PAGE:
When the hammer falls…

Do you always read the small print? What if you were spending over £300k?

The High Court in London recently considered a case where an unfortunate individual believed he was acting on behalf of a company rather than himself.


In 2018, the Defendant (McMahon) and the Third Party (Witney) incorporated Bluecrest Bloodstock Limited (the Company), intending to build a portfolio of bloodstock assets under an Enterprise Investment Scheme (EIS).

In November 2018, Ms Whitney signed a “New Buyer Form” with the Claimant on behalf of the Company seeking a £300k credit line. This included ticking a box to acknowledge that she had read and accepted the Claimant’s Conditions of Sale. A 60-day credit line was approved by the Claimant.

Later that month, Mr McMahon, on behalf of the Company, purported to purchase two foals at auction for £320,775. This was before the EIS had been approved. Indeed, that approval never materialised, and, as a result, the Company failed to attract the intended investment.

In January 2019, Ms Witney emailed the Claimant to advise of the difficulties with the EIS. Solicitors’ letters followed.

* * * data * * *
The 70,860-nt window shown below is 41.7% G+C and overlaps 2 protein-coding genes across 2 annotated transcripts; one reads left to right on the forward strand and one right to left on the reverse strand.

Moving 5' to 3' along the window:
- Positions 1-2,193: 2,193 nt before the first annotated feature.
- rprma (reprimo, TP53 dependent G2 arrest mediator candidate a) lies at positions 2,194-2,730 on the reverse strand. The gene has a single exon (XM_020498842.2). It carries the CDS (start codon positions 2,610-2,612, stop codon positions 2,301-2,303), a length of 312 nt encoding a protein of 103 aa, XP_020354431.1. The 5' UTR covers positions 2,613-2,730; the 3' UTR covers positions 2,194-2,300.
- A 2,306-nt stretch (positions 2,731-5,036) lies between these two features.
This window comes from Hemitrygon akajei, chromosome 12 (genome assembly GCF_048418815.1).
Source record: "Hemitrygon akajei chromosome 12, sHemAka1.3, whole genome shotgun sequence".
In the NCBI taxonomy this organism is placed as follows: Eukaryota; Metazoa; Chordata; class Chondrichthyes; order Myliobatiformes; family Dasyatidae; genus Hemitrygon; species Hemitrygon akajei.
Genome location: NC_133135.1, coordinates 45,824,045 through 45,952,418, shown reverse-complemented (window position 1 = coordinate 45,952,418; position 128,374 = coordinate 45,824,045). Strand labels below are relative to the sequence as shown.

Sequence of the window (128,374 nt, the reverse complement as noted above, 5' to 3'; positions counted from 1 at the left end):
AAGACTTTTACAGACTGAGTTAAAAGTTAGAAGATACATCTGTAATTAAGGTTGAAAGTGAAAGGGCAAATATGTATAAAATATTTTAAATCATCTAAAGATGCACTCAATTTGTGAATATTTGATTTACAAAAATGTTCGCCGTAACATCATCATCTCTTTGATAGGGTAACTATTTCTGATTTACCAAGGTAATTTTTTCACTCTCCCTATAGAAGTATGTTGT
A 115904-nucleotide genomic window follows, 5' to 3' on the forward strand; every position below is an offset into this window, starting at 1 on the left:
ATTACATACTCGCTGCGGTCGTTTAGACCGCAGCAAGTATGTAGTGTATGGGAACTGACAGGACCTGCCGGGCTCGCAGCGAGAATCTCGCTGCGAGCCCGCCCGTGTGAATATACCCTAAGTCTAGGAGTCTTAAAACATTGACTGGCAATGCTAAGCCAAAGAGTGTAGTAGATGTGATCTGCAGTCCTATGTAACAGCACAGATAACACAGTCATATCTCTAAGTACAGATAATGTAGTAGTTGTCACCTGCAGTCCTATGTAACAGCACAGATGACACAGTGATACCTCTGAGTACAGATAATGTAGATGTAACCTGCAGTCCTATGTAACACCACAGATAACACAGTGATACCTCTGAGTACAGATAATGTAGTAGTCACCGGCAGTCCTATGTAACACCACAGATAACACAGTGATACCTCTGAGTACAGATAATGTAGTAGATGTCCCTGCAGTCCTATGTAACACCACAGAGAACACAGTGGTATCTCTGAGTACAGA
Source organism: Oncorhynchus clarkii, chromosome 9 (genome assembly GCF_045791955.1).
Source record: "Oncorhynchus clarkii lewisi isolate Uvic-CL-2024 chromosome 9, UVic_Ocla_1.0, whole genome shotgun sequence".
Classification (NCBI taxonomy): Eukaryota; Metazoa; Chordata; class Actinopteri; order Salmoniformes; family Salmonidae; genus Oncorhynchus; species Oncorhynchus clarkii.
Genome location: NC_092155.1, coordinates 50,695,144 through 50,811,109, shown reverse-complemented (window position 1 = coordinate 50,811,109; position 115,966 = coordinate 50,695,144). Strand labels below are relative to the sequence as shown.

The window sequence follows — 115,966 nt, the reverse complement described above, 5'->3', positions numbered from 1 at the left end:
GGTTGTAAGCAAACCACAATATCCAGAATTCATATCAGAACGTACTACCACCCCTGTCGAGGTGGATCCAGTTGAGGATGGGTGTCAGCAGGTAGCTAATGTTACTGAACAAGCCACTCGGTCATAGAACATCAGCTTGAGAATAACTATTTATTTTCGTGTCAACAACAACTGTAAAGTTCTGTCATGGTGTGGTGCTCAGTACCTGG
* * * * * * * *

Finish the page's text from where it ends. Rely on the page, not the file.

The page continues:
The two foals were re-sold at a lower price by the Claimant in their October 2019 Sale. It was accepted that the Claimant had, however, acted to mitigate its losses.


The small print, in this case, included Condition 5.4:

Unless there is in force a Purchasers Authorisation accepted in writing by [the Claimant] the highest bidder in the ring and any principal for whom he may be acting shall be jointly and severally liable under the contract of sale and under these Conditions of Sale.

Accordingly, Mr Justice Claver found for the Claimant concluding:

Finally, it is possible to feel a significant degree of sympathy for the Defendant who, I accept, believed that he was binding solely on behalf of [the Company] in ignorance of condition 5.4, but that does not give him a defence to this claim.

…it would seem only fair that both the Defendant and Ms. Whitney should share in these losses… It may be that the Defendant has a legal remedy against Ms. Whitney… but that is not an issue …in these proceedings, as Ms. Whitney is not a party to them.


Do you always read the small print? What if you were spending over £300k?

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Tattersalls Ltd v McMahon [2021] EWHC 1629 (QB)

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